The color of enamel-covered crown in the tooth ranges from yellow-white to grey-white, depending upon the translucency and other factors, some of which are not known. The enamel exhibits a bright bluish-white or whitish fluoresence in ultraviolet light, and this characteristic is believed, with good reason, to account for its vital or life-like appearance. Yellowish colors are thought to owe color to thin layer formation and the color of the dentine beneath. The trans lucency may also be due to a high degree of calciflcation and greater homogeneity of the enamel. Grayish enamel or colored-teeth possess more opaque enamel, perhaps because of a lesser degree of calcification, so that the enameline structure is less homogeneous. In the enameline layer of the tooth, the enamel prisms, which are actually a variety of hexagons crystallographically speaking and resemble apatite, are bonded together, possessing a width of between five-one thousandths and seven-one EXAMINER Briefly, the whole tooth is broken into frag.-
ments, the pulp removed, the fat extracted, and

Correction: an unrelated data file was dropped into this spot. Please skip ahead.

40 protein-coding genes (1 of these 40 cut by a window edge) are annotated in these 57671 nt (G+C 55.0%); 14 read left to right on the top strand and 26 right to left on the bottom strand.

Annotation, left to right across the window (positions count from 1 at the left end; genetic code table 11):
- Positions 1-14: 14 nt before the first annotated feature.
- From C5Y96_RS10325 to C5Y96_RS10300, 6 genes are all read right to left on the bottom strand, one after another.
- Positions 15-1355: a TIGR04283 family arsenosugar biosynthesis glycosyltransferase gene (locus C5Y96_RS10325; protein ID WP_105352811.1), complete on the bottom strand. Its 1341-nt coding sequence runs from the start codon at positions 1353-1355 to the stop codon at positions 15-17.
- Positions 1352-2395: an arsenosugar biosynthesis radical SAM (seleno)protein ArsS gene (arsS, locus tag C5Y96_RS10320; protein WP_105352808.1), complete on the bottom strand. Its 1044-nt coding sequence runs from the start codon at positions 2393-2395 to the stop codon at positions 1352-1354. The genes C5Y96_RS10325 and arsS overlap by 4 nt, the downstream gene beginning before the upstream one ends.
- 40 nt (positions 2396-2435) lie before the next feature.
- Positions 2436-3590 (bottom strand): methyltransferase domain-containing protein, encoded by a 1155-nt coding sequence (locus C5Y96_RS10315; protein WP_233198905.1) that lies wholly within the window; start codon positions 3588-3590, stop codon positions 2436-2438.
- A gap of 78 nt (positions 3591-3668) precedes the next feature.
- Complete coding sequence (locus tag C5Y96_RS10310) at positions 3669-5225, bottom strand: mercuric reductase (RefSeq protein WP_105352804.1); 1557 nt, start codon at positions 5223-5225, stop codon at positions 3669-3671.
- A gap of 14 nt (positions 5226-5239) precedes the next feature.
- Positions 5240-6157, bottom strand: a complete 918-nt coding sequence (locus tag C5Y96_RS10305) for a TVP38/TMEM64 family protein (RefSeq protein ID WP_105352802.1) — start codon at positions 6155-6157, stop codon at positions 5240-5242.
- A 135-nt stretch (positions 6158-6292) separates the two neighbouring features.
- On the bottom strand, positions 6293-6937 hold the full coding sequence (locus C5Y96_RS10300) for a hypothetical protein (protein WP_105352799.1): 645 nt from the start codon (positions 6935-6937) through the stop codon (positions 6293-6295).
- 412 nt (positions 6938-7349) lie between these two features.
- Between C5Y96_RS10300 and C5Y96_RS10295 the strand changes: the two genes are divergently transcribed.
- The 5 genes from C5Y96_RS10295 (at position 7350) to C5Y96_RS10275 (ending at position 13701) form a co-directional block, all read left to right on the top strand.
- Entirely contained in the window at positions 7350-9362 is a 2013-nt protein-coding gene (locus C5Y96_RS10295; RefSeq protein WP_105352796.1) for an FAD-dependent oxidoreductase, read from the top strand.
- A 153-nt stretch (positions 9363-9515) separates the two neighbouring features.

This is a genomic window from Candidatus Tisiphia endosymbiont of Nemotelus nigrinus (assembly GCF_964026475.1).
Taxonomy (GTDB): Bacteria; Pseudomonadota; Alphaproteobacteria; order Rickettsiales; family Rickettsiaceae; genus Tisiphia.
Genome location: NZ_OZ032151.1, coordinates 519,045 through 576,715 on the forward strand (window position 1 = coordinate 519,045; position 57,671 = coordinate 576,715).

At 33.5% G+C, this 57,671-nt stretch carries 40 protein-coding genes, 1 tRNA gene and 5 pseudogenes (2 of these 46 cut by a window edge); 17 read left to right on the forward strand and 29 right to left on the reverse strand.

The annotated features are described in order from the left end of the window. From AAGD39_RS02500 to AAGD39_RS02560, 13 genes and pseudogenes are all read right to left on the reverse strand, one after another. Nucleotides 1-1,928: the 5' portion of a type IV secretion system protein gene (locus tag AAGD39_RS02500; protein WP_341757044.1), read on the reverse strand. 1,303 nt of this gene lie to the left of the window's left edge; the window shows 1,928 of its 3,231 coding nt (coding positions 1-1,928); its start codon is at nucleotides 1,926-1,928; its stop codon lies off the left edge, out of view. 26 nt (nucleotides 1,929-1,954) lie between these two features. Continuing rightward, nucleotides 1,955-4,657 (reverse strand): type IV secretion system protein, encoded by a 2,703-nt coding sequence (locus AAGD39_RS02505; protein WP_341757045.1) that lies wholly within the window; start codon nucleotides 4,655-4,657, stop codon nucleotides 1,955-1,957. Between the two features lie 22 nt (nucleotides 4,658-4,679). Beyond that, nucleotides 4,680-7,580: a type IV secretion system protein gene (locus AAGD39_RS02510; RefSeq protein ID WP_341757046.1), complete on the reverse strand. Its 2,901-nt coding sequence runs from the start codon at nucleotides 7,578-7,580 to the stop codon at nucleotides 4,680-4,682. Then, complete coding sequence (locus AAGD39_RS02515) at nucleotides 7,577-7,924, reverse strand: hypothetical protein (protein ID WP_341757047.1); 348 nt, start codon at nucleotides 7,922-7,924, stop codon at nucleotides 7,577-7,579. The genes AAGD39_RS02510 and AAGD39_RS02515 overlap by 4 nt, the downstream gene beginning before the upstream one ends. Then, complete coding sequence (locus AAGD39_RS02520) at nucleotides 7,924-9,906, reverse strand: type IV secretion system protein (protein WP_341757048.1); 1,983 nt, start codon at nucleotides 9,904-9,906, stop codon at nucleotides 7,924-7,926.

the fragments dried at a temperature of 60 degrees centigrade. These dried fragments are then crushed to say 100 mesh, and this powder is introduced into a heavy liquid in a sedimentation funnel or tube of a kind well known in the art. At the end of between one and three hours, usually about one and one-quarter hours, the enamel is at the bottom and the crude dentine is at the top.
In more detail, I have found that the whole tooth, whether human or bovine or the like, is best subjected to a careful preliminary cleaning and bleaching treatment. The use of sodium peroxide solution or sodium hypochlorite solution suffices for removing discolorations and foreign surface material from the tooth material. In employing human teeth it is requisite to eliminate all teeth possessing metal or silver fillings, and also those teeth which present large areas of break-down, say from the effect of caries and the like.
Before crushing the tooth material or teeth into fragments, it is also preferred that the roots and adjacent structures be removed, say by cutting or the like. And in any crushing, pulverizing or comminuting treatment, it is very important to use implements, ball-mills, mortars and pestles and the like which are not made or fabricated of soft metal like iron. Certain of the enamel is sufliciently hard to bite out particles of metal, and ultimately provide an unsatisfactory product. Crushing and powdering implements may be of porcelain or ceramic material, or sapphire or the extremely hard synthetic carbide compositions which are often used for such work.